2005_09_arts_mason.jpg With the New York Musical Theatre Festival in its final week, we’ll say no more other than to encourage you to try to get to one of the shows if you haven’t already (or if you have!). Gothamist caught Karen Mason bringing Dorothy Parker back from the dead in You Might As Well Live, a solo performance comprised almost entirely of Parker’s words set to music (Norman Mathews did the music and adaptation). Mason was the first Tanya (whichever ABBA member that is, we always get confused) in Mamma Mia! on Broadway and has plenty of other major shows under her belt, so you go in expecting top-notch singing and she doesn’t disappoint; however, the storyline is a tad flimsy (Parker is on deadline, trying to find old bits of her writing to publish in a collection) and too often seems structured around nothing more than the aim to include Parker’s choicest epigrams (you can lead a horticulture…). Still, the atmosphere evoked by the set is pleasingly noirish, and while Mason’s voice has evidently not been roughed up the way Parker’s must have been, given the quantities of alcohol and cigarettes Parker used, that’s probably a good thing – it’s lovely to listen to her give life to Parker’s witticisms. Side note: Playbill.com has a good recent interview with Mason.

But let’s move on from festivals, shall we, even though there seems to be at least a small one opening just about every week these days. On stage right now there’s a glut of shows dealing with Middle East and terrorism-related issues, and for once, since images from Hurricane Katrina have so dominated recent news, maybe it won’t feel quite so much like sitting down in front of the TV to go to these. First is the improbably subtitled Israeli-Palestinian Conflict: A Romantic Comedy, which isn’t a strict play per se but rather more a sketch comedy by Negin Farsad and Alexander Zalben, a k a Madame Funnypants. Rather than the fractured fairytale/Romeo and Juliet-type story that we at first suspected, with a groan, that it would be, the show actually imagines the two sides in the saga as a troubled boyfriend and girlfriend, a characterization that doesn’t seem all that wacky when you think about it, at least if you have a sense of humor.

2005_09_arts_desert.jpg More serious is Desert Sunrise, a multidisciplinary show written by a former Israeli soldier, Misha Shulman. In it, an Israeli man and a Palestinian man bond after a chance encounter, but the Palestinian’s wife soon arrives and brings with her all the ancient baggage from the conflict between the two peoples. The performance uses music, dance, and puppetry, not to mention three languages (English, Arabic, Hebrew), actors from an array of different countries and portions adapted from different versions of the classic Greek tragedy Agamemnon. It should be quite interesting to see how Shulman uses the show to work through his own experiences on the front of that seemingly eternal Middle East battle; plus, there are going to be discussions held with peace activists from the region on some nights (see the show's website for the schedule of those).

Another person working through feelings dredged up unpleasantly by current events is Sharbari Ahmed, a Muslim Bangladeshi-American now based here in NYC. Her play, Raisins not Virgins, sounds at least semi-autobiographical, as it follows a woman named Sahar Salam who is Muslim by birth, but when her boyfriend gets caught up in radical Islam she begins to rebel in earnest against the religion’s strictures. From the looks of it, Ahmed’s play combines some of the humor from the Madame Funnypants sketch with the thoughtfulness of Desert Sunrise, and we’re quite curious to hear a Muslim woman’s take on the “New York dating angst” that is supposed to form the backdrop for the show.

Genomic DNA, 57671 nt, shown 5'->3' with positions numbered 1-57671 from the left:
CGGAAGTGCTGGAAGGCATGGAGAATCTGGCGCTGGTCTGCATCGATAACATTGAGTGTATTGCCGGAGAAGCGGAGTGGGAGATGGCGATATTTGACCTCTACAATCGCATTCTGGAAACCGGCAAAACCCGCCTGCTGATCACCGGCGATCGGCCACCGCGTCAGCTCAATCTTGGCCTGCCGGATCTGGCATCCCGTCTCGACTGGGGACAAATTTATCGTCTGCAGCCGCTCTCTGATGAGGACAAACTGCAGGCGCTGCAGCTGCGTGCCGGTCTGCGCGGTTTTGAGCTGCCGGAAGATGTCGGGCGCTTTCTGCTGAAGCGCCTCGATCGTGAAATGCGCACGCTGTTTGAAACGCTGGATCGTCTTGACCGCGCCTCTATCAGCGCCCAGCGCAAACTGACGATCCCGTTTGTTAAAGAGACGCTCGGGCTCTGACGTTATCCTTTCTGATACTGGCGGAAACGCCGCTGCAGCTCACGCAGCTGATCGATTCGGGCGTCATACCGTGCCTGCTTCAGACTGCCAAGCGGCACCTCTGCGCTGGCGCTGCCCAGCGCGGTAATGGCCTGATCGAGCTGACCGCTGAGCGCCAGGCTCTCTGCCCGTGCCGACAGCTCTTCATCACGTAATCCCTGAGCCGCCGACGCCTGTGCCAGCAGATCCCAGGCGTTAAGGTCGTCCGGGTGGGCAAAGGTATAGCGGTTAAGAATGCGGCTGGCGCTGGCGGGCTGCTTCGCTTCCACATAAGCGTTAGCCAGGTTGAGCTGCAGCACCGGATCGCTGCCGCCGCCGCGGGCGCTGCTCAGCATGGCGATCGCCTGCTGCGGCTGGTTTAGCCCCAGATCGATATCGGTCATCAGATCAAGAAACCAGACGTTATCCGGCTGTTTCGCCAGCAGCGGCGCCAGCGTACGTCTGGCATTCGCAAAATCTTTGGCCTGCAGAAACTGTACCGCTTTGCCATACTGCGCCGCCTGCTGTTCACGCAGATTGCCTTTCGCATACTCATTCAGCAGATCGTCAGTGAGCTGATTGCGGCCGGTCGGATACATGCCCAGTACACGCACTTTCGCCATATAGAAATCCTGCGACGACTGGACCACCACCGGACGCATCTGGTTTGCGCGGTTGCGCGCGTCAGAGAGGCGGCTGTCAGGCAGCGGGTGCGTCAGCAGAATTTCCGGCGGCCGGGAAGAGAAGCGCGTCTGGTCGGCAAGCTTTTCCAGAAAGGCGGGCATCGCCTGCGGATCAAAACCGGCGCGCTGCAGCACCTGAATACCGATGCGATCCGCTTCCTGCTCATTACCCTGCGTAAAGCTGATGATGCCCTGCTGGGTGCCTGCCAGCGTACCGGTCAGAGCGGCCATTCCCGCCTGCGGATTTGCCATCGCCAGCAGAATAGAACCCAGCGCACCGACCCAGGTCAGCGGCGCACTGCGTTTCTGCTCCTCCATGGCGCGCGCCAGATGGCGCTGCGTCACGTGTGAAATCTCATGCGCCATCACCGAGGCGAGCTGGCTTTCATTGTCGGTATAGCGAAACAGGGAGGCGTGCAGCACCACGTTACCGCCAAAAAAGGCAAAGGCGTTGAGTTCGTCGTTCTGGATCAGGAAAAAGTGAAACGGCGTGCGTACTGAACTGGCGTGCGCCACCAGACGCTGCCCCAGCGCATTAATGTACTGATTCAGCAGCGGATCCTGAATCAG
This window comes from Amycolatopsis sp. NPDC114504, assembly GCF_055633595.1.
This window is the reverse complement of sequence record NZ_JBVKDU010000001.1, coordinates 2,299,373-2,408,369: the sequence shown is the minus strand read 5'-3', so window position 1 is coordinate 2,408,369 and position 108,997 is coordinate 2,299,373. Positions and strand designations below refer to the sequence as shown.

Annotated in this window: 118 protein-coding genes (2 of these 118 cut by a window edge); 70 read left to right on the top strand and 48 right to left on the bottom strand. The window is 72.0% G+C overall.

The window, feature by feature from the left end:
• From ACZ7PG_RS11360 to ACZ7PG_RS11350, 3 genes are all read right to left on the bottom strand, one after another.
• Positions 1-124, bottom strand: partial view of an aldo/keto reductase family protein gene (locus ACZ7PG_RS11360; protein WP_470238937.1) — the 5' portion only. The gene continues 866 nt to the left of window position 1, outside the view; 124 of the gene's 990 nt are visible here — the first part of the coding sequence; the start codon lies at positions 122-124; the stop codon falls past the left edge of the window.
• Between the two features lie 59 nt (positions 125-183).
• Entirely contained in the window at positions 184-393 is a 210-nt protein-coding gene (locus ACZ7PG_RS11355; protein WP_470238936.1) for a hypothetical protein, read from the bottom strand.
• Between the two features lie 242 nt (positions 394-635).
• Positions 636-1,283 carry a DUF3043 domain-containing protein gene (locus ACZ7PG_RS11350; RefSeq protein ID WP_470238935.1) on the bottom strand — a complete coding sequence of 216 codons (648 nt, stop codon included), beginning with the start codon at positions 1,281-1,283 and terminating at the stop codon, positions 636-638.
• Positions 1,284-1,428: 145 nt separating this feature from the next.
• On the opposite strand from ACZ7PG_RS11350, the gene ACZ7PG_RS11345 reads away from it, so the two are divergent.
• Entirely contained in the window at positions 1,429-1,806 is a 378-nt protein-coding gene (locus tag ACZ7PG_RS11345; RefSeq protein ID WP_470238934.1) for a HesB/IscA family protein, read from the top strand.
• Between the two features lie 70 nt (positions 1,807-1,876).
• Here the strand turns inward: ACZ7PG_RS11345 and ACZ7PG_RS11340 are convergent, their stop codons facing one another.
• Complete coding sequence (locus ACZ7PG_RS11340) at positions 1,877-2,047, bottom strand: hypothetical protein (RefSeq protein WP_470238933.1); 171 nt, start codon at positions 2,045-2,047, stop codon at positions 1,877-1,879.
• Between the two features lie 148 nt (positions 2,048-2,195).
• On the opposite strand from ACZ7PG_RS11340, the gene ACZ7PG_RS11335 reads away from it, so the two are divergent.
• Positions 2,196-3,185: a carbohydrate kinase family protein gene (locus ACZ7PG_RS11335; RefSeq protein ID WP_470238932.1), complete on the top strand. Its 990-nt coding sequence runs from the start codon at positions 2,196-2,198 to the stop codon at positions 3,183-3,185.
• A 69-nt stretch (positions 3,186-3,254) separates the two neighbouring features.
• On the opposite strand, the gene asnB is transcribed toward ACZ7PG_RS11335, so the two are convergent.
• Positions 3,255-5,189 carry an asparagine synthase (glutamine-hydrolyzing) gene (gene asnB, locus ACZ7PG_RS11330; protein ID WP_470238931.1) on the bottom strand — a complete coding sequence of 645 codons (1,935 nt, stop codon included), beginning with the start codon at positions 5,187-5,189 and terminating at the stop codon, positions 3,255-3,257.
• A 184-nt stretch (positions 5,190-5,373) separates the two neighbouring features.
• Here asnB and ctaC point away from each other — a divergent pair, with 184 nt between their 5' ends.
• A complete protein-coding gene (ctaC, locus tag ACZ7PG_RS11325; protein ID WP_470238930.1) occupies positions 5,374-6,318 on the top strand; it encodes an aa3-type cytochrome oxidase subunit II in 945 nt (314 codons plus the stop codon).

We didn’t know we were keen to hear an 80-year-old’s views on the same subject, but Bob Morris’ Assisted Loving, which is about a frustrated single guy dealing with his father’s attempts to start dating again, sounds pretty funny. Morris writes the Sunday Age of Dissonance column in the Times, so for us that speaks well for the show in the first place, plus he knows whereof he speaks, after having lived with his elderly father for a year and going through all sorts of awkward/unpleasant-but-hilarious-in-retrospect situations. It’s a one-man show, with Morris doing the honors as is only appropriate, and you should definitely try to catch it and see how many quirky insights you can glean from it.

Details: You Might As Well Live plays twice more, on 9/30 at 8pm and 10/2 at 4:30pm. It’s at the 45th Street Theatre, 354 W. 45th St. Tickets are at Theatermania. The NY Musical Theatre Festival also closes on 10/2; see this PDF of the program for information on all the shows that are still playing.

The Israeli-Palestinian Conflict: A Romantic Comedy is playing at Peoples Improv, 154 W. 29, through Oct. 14. Shows are Fri. at 8pm; tickets are available here.

Desert Sunrise opens on Thurs. and plays through Oct. 23, Thurs.-Sat 8pm, Sun. 3pm. Theatre for the New City, 155 First Ave. Tickets via Theatermania.

Raisins Not Virgins is at the WorkShop Theater, 312 W. 36th St., 4th Floor. Performances are Tues.-Fri. 8pm, Sat. 9pm except no performances this Thurs. or Fri. Tickets at Theatermania.

Assisted Loving is at the Lucille Lortel Theatre (121 Christopher St.) for 4 more performances after opening last night (it’s part of the MCC Theater for Thought series). They are 10/2, 10/10, 10/16, and 10/17, all at 8pm. Tickets via Ticket Central.